I don’t know how to ask for or explain what I want, and as I’m learning, I want to intentionally choose spaces where I don’t have to. One class, I was trying (unsuccessfully) to give grief to a heavy bag when one of the coaches, the older, broad-shouldered woman, said quietly, “Anis, is it okay if I touch you?” In a boxing gym. Someone asks if they can touch me, in a boxing gym. I wheezed out a yes, and she very gently placed one hand on my shoulder and one hand on my glove to show me how to extend my arm.
This piece was submitted to BGD during our Open Call For Submissions. Want to submit to BGD? Go here!
Anis Gisele is a puddle-jumper boot-swinging candy-swapper— and the Gentlest Hammer you will ever meet. When people told her she needed to shut up, she started writing. A lot. She owes an impossible debt of gratitude to strong queers, radical artists, and chosen family.
Apply for the Black Girl Dangerous Two-Day Writing Workshop for queer and trans* people of color in Philadelphia! Here!
A week before I go to basic and I’m not nervous at all. I’m more nervous about what comes after bootcamp. New home, new city, all by myself. I am wondering how a weird and queer brown girl like me is going to survive in the army, but I’ll find a way. I always do.
Besides I like a woman in uniform and there is going to be plenty of that for the next 2 months. (And then four more months- and then 5 more years after that.)
"i found some windchimes. so i recorded them. then i started singing. i never thought that windchimes would inspire a slow jam. but they did. this song speaks to the moment when your partner catches the spirit. some people catch the spirit in church. some people catch it in bed. either way, it’s beautiful."
The Apocalypse will be here in a few short months, and I’ve started to realize that some of the queers I know will never survive it. It makes me sad, but…hey, more brains for zombie me! To give y’all a heads up, so you’re not surprised when your friends start disappearing, I’ve compiled this handy list:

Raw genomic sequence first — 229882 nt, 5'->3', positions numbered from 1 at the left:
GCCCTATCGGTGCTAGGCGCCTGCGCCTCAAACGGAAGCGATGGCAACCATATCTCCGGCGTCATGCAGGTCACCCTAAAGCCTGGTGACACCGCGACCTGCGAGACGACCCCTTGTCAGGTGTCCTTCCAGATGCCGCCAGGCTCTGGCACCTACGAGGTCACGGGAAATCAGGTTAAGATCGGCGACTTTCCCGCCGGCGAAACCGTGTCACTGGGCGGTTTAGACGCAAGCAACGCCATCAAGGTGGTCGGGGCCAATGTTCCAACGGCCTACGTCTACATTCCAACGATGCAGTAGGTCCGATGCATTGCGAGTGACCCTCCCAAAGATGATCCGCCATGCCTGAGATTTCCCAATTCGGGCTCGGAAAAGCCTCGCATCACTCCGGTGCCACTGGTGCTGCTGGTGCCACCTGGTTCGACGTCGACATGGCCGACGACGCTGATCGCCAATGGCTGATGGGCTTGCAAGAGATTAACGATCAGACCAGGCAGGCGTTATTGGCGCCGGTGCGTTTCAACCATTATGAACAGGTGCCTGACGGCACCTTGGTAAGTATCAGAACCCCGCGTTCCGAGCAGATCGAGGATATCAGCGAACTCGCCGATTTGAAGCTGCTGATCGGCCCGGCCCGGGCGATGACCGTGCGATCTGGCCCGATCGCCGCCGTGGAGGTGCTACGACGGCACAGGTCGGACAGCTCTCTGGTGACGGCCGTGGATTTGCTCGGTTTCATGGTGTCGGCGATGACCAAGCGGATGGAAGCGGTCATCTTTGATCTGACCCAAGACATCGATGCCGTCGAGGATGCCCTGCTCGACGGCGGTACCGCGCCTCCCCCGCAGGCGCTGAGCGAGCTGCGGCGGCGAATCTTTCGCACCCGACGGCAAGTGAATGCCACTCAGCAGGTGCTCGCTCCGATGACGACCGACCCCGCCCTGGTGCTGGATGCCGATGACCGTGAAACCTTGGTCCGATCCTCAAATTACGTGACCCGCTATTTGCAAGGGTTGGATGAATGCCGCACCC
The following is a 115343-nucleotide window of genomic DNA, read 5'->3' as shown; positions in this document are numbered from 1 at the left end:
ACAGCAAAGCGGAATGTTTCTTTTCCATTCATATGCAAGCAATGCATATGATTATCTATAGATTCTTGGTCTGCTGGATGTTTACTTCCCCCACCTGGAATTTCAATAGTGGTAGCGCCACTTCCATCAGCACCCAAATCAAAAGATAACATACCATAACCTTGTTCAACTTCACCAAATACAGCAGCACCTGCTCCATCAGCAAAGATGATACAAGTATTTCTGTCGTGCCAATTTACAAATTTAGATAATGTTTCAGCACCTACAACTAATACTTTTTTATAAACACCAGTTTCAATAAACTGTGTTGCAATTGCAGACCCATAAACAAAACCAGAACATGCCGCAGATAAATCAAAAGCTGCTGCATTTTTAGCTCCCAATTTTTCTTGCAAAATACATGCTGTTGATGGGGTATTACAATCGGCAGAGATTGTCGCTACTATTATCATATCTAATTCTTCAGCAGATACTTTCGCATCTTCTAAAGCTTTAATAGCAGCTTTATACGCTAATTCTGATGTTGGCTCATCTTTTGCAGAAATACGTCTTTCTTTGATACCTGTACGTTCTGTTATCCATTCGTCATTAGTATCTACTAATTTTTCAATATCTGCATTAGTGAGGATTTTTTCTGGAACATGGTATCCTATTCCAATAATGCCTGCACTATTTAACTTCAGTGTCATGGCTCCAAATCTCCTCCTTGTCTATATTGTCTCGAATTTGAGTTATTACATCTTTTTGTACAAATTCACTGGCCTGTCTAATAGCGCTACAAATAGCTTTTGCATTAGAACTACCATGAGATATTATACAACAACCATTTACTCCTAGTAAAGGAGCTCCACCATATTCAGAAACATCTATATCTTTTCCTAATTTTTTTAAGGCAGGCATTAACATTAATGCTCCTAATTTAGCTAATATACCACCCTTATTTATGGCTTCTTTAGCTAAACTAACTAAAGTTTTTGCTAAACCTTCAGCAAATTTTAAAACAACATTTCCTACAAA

1. That white girl with the blunt asymmetric haircut and the supervisory NPIC job who always cries and tells you how poor she grew up when you call her out on her racism. She will likely be killed by zombies eating off her face to get to her tear ducts because, to zombies, white girl tears taste like honey dew melon and sex.
2. That performance artist with the crushing need to be the center of attention at all times. If you can’t blend in during the Apocalypse, you’re fucked. The rabid wild dogs will get you first.
3. That perpetually-frowning queer who, every time you ask him in passing how he’s doing, launches into a long, drawn out, half hour long story about how nobody believes him when he says he has fibromyalgia, or how his ex is committing a heinous dating etiquette foul by going out with someone who he himself used to crush on (which is not a foul at all), or how his mom keeps looking at him as though she suspects he is a gay and how it’s giving him insomnia and irregular periods. He will probably be killed by organ thieves who, while he is distracted by the sounds of his own voice, take his liver.
4. That way too happy motherfucker whose compulsive positivity silences your truth. Like, when you say, “I’m so busy with all these jobs and I don’t get to sleep and I’m so tired and it’s terrible,” they say, “You mean, you’re happy to have a job because a lot of people don’t, right?” No, bitch, that’s not what I meant! They will probably be burned up in the too-hot post-apocalypse sunshine. And they’ll probably like it.
5. That white hipster who is always rocking that Che shirt. He will probably be punched through the guts by the ghost of Che Guevarra. (I’m assuming there will be ghosts in the apocalypse. Right?)
6. That moody, annoying ass emo cancer who makes everything an emotional mini-drama. Um, I just asked you to pass me the mustard. It doesn’t mean I don’t think you’re pretty. Also, it’s the apocalypse, and nobody is all that pretty right now. No, that doesn’t mean I’m checking out other girls! She will probably also be killed by zombies, who will get her while she is sobbing and listening to Fall Out Boy way too loudly to be able to hear them coming.
7. That 100-pound genderqueer who always gets mistaken for a seven-year old from behind because of all those neon-pink leg warmers, bedazzled headbands, and shiny plastic shoes. Way too easy to spot. He will probably be killed by a gang of seven year-olds who didn’t mean to kill him but who, in the dreary grayness of the Apocalypse, got so excited to see colors again that they accidentally loved/ate him to death.